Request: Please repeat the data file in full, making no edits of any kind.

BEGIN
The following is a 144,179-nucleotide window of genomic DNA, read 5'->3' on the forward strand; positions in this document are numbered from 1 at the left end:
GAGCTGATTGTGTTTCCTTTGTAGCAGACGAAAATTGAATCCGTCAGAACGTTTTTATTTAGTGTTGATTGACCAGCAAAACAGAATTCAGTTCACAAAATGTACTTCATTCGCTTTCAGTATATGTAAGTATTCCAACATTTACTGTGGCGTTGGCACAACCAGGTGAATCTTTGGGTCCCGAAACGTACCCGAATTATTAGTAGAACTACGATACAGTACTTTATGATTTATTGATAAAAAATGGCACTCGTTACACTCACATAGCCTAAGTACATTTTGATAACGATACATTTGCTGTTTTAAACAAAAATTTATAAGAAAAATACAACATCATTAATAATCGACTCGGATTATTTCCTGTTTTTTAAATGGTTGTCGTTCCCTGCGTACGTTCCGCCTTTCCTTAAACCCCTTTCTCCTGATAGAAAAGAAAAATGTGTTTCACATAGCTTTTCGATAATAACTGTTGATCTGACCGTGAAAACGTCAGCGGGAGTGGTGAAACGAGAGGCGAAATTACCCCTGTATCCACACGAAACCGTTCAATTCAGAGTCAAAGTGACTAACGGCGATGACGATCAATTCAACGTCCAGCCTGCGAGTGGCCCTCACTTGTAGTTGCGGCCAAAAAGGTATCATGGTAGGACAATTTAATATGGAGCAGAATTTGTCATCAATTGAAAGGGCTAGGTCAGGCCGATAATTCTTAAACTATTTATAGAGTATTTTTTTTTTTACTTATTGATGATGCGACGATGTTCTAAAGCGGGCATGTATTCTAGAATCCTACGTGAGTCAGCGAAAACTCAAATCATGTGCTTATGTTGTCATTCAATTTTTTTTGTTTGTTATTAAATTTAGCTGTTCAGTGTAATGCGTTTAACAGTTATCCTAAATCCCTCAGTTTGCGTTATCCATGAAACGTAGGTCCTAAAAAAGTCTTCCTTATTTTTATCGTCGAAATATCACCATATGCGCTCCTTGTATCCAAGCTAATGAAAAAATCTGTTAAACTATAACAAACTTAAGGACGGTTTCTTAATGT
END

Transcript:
The following is a 144,179-nucleotide window of genomic DNA, read 5'->3' on the forward strand; positions in this document are numbered from 1 at the left end:
GAGCTGATTGTGTTTCCTTTGTAGCAGACGAAAATTGAATCCGTCAGAACGTTTTTATTTAGTGTTGATTGACCAGCAAAACAGAATTCAGTTCACAAAATGTACTTCATTCGCTTTCAGTATATGTAAGTATTCCAACATTTACTGTGGCGTTGGCACAACCAGGTGAATCTTTGGGTCCCGAAACGTACCCGAATTATTAGTAGAACTACGATACAGTACTTTATGATTTATTGATAAAAAATGGCACTCGTTACACTCACATAGCCTAAGTACATTTTGATAACGATACATTTGCTGTTTTAAACAAAAATTTATAAGAAAAATACAACATCATTAATAATCGACTCGGATTATTTCCTGTTTTTTAAATGGTTGTCGTTCCCTGCGTACGTTCCGCCTTTCCTTAAACCCCTTTCTCCTGATAGAAAAGAAAAATGTGTTTCACATAGCTTTTCGATAATAACTGTTGATCTGACCGTGAAAACGTCAGCGGGAGTGGTGAAACGAGAGGCGAAATTACCCCTGTATCCACACGAAACCGTTCAATTCAGAGTCAAAGTGACTAACGGCGATGACGATCAATTCAACGTCCAGCCTGCGAGTGGCCCTCACTTGTAGTTGCGGCCAAAAAGGTATCATGGTAGGACAATTTAATATGGAGCAGAATTTGTCATCAATTGAAAGGGCTAGGTCAGGCCGATAATTCTTAAACTATTTATAGAGTATTTTTTTTTTTACTTATTGATGATGCGACGATGTTCTAAAGCGGGCATGTATTCTAGAATCCTACGTGAGTCAGCGAAAACTCAAATCATGTGCTTATGTTGTCATTCAATTTTTTTTGTTTGTTATTAAATTTAGCTGTTCAGTGTAATGCGTTTAACAGTTATCCTAAATCCCTCAGTTTGCGTTATCCATGAAACGTAGGTCCTAAAAAAGTCTTCCTTATTTTTATCGTCGAAATATCACCATATGCGCTCCTTGTATCCAAGCTAATGAAAAAATCTGTTAAACTATAACAAACTTAAGGACGGTTTCTTAATGT